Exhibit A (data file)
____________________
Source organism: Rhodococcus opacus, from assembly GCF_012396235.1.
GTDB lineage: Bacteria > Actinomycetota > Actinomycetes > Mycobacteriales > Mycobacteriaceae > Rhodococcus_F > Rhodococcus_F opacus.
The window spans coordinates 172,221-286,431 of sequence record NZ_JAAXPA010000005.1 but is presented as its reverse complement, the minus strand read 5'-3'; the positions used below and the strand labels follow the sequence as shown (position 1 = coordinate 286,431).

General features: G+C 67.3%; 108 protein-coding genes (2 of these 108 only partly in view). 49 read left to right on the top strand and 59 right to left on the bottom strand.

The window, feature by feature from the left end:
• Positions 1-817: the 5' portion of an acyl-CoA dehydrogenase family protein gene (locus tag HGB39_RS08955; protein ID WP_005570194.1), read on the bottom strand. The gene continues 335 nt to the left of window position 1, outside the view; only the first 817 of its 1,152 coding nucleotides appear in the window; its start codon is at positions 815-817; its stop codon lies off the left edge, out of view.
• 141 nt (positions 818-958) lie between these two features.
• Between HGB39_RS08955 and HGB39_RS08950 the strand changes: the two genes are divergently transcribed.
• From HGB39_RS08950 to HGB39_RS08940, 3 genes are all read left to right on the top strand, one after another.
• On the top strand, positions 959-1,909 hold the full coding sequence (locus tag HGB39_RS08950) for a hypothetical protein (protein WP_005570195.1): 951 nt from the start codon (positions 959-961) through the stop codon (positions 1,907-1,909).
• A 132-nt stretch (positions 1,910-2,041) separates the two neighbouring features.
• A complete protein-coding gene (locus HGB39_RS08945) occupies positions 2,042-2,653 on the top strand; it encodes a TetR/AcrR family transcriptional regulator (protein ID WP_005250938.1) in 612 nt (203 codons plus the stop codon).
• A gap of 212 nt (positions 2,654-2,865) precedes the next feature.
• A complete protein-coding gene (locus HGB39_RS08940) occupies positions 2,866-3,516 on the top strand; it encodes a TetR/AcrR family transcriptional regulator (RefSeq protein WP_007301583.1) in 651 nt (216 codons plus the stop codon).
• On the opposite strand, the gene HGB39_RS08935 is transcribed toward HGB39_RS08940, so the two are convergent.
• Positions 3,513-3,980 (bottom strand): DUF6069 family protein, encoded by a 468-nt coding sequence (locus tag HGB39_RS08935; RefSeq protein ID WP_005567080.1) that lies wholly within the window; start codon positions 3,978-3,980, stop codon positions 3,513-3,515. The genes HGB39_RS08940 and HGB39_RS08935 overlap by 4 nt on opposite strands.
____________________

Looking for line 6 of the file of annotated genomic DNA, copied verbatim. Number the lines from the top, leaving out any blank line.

• Positions 1-817: the 5' portion of an acyl-CoA dehydrogenase family protein gene (locus tag HGB39_RS08955; protein ID WP_005570194.1), read on the bottom strand. The gene continues 335 nt to the left of window position 1, outside the view; only the first 817 of its 1,152 coding nucleotides appear in the window; its start codon is at positions 815-817; its stop codon lies off the left edge, out of view.